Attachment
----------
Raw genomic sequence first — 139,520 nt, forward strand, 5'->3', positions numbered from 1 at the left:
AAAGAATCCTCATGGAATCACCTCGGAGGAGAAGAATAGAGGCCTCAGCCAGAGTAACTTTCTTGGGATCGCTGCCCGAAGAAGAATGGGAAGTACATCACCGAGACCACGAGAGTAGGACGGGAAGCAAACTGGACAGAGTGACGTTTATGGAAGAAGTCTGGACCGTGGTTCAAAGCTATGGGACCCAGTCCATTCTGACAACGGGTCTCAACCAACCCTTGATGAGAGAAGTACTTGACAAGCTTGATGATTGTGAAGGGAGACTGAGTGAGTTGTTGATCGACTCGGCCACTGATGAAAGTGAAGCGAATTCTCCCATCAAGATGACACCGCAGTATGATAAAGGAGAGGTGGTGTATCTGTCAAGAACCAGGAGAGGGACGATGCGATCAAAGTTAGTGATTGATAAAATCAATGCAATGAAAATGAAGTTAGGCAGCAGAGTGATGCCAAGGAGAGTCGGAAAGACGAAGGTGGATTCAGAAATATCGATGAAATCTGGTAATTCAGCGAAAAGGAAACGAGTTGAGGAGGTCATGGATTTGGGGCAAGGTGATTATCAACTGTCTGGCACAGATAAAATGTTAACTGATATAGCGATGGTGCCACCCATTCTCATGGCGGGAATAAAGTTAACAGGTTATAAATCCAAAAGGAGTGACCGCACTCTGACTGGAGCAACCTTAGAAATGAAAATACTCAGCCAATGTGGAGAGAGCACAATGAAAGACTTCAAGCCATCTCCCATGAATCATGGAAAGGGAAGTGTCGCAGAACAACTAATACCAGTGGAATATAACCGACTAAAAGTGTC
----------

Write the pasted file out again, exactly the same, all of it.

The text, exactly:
Raw genomic sequence first — 139,520 nt, forward strand, 5'->3', positions numbered from 1 at the left:
AAAGAATCCTCATGGAATCACCTCGGAGGAGAAGAATAGAGGCCTCAGCCAGAGTAACTTTCTTGGGATCGCTGCCCGAAGAAGAATGGGAAGTACATCACCGAGACCACGAGAGTAGGACGGGAAGCAAACTGGACAGAGTGACGTTTATGGAAGAAGTCTGGACCGTGGTTCAAAGCTATGGGACCCAGTCCATTCTGACAACGGGTCTCAACCAACCCTTGATGAGAGAAGTACTTGACAAGCTTGATGATTGTGAAGGGAGACTGAGTGAGTTGTTGATCGACTCGGCCACTGATGAAAGTGAAGCGAATTCTCCCATCAAGATGACACCGCAGTATGATAAAGGAGAGGTGGTGTATCTGTCAAGAACCAGGAGAGGGACGATGCGATCAAAGTTAGTGATTGATAAAATCAATGCAATGAAAATGAAGTTAGGCAGCAGAGTGATGCCAAGGAGAGTCGGAAAGACGAAGGTGGATTCAGAAATATCGATGAAATCTGGTAATTCAGCGAAAAGGAAACGAGTTGAGGAGGTCATGGATTTGGGGCAAGGTGATTATCAACTGTCTGGCACAGATAAAATGTTAACTGATATAGCGATGGTGCCACCCATTCTCATGGCGGGAATAAAGTTAACAGGTTATAAATCCAAAAGGAGTGACCGCACTCTGACTGGAGCAACCTTAGAAATGAAAATACTCAGCCAATGTGGAGAGAGCACAATGAAAGACTTCAAGCCATCTCCCATGAATCATGGAAAGGGAAGTGTCGCAGAACAACTAATACCAGTGGAATATAACCGACTAAAAGTGTC